For this question, in particular, I would have sketched briefly the distinction between continuous and discrete outcomes, with a particular emphasis on the Binomial and Poisson law and, maybe, how they relate one to the other. The OP also favored one of the option, and ruled out option D; we could rely on this and propose further discussion on probability distributions. This is what you did here and there in your post, but your third sentence already suggested a solution which leaves little room to arouse curiosity and thinking on the side of the OP.

In any case, I believe we should not feel embarrassed by how a question is formatted (many HW questions could easily be recasted as MCQ, IMO), and follow usual advice to answer homework questions, as suggested in the comments.

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  • $\begingroup$ I understand your approach to the question and it seems that it would work to give the hint that the answer must be binomial or Poisson without pointing to the Poisson. But at that point I am not sure that he has enough information to figure out Poisson over binomial. I found myself that it is a little difficult to decide which model to apply. Maybe there are rational arguments that can be made for either case. In fact, if you take the parameters n and p and make p decrease as n increases for the binomial such that np stays fixed at a rate lambda the binomial approaches the Poisson. $\endgroup$ – Michael R. Chernick Sep 25 '12 at 20:16
  • $\begingroup$ So maybe an argument could be made that both can approximate the solution. Perhaps it is most helpful in this case to provide all this information and it would not settle the issue of Poisson over binomial. So this question has added complexity in that although I think Poisson is a better answer and a more appropriate model the binomial cannot be ruled out. $\endgroup$ – Michael R. Chernick Sep 25 '12 at 20:21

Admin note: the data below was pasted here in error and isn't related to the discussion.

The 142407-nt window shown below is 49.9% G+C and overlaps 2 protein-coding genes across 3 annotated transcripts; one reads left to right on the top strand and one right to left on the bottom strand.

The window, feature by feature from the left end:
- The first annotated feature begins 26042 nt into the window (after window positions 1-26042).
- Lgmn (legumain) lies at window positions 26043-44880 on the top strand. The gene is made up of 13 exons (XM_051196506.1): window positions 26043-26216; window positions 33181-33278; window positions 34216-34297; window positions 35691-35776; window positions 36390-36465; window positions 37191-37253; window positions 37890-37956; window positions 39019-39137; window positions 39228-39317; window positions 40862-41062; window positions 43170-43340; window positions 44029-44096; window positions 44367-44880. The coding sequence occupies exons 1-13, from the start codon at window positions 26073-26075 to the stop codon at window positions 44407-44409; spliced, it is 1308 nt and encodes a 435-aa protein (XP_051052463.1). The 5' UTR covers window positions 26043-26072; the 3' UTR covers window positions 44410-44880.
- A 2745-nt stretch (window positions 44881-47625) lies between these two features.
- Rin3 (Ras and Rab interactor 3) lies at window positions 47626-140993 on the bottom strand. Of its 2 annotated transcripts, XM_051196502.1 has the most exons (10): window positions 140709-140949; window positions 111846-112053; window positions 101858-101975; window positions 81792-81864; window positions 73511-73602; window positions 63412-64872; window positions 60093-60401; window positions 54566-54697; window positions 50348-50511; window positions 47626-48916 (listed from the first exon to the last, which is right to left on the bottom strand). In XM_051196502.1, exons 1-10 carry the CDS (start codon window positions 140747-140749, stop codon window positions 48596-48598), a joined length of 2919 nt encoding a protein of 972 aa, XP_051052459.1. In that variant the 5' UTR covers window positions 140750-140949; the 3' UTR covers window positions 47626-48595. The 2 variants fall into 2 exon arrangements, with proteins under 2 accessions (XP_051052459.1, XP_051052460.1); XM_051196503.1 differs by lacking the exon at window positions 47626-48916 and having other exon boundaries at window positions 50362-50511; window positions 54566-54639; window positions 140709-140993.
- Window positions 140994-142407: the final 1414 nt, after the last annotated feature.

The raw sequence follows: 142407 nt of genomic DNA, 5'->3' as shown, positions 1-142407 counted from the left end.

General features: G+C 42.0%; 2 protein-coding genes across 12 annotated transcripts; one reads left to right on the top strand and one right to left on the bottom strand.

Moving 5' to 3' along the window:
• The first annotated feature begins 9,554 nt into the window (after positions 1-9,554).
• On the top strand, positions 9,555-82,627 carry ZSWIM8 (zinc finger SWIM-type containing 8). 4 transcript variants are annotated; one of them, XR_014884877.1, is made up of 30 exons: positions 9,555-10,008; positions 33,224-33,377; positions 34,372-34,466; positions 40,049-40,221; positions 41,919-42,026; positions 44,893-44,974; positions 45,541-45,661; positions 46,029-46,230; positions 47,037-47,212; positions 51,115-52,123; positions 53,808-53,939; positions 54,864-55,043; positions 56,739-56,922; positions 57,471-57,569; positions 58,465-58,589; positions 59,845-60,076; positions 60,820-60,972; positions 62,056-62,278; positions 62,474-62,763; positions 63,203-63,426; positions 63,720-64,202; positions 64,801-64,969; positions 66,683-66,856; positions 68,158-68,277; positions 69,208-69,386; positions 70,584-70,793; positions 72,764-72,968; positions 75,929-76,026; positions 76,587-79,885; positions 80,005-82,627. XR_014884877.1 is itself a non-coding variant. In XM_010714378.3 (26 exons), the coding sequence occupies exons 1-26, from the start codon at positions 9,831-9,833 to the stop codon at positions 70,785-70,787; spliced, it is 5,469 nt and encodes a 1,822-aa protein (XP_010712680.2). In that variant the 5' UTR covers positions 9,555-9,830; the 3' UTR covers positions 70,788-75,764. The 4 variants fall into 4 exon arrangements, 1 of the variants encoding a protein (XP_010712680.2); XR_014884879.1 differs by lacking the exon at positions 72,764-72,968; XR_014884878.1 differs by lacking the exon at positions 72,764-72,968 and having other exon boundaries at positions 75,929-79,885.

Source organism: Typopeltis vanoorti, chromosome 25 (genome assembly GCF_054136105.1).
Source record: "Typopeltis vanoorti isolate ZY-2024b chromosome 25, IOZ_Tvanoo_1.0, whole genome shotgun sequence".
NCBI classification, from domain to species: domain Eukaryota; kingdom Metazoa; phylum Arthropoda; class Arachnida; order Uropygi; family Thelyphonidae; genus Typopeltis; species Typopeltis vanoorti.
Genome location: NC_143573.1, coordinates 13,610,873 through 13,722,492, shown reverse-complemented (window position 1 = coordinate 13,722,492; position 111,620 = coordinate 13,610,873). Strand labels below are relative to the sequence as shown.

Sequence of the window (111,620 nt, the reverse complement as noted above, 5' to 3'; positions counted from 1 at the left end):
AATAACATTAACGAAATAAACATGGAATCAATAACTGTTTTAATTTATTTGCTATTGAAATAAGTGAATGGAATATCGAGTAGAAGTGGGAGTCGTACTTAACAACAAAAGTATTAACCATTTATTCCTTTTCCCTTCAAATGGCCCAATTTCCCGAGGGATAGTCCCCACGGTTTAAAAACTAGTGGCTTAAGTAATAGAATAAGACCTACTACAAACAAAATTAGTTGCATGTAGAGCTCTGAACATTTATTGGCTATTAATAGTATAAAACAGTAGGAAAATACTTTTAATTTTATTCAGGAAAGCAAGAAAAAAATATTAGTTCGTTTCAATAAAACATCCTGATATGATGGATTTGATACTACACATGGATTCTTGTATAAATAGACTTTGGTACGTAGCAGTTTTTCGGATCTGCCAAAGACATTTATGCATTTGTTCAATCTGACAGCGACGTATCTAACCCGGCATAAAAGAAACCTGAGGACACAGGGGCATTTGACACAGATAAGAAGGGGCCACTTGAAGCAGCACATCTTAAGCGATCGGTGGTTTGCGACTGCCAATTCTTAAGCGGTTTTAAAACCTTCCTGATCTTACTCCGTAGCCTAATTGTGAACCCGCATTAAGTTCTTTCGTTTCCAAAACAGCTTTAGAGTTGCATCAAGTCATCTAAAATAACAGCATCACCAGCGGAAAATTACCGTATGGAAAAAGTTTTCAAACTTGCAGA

• $\begingroup$ But I do think in general it is harder to give good hints in a multiple choice question without pointing to the correct answer or at least explaining why certain choices can be eliminated. How far is going too far according to the guidelines? $\endgroup$ – Michael R. Chernick Sep 25 '12 at 20:23
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    $\begingroup$ @Michael Guidelines are simple: don't provide full answer, and try to provide as much useful hints as possible so that it is beneficial for the community in general, and the user, especially. I must admit this is not always an easy task. Comments may also be used to gauge user's level of knowledge. That may help going beyond simple MCQ. $\endgroup$ – chl Sep 26 '12 at 12:45
  • $\begingroup$ Agreed @chl. It takes a little more effort but I am learning thatin the grand scheme of things it is best to follow the guidelines. $\endgroup$ – Michael R. Chernick Sep 27 '12 at 23:17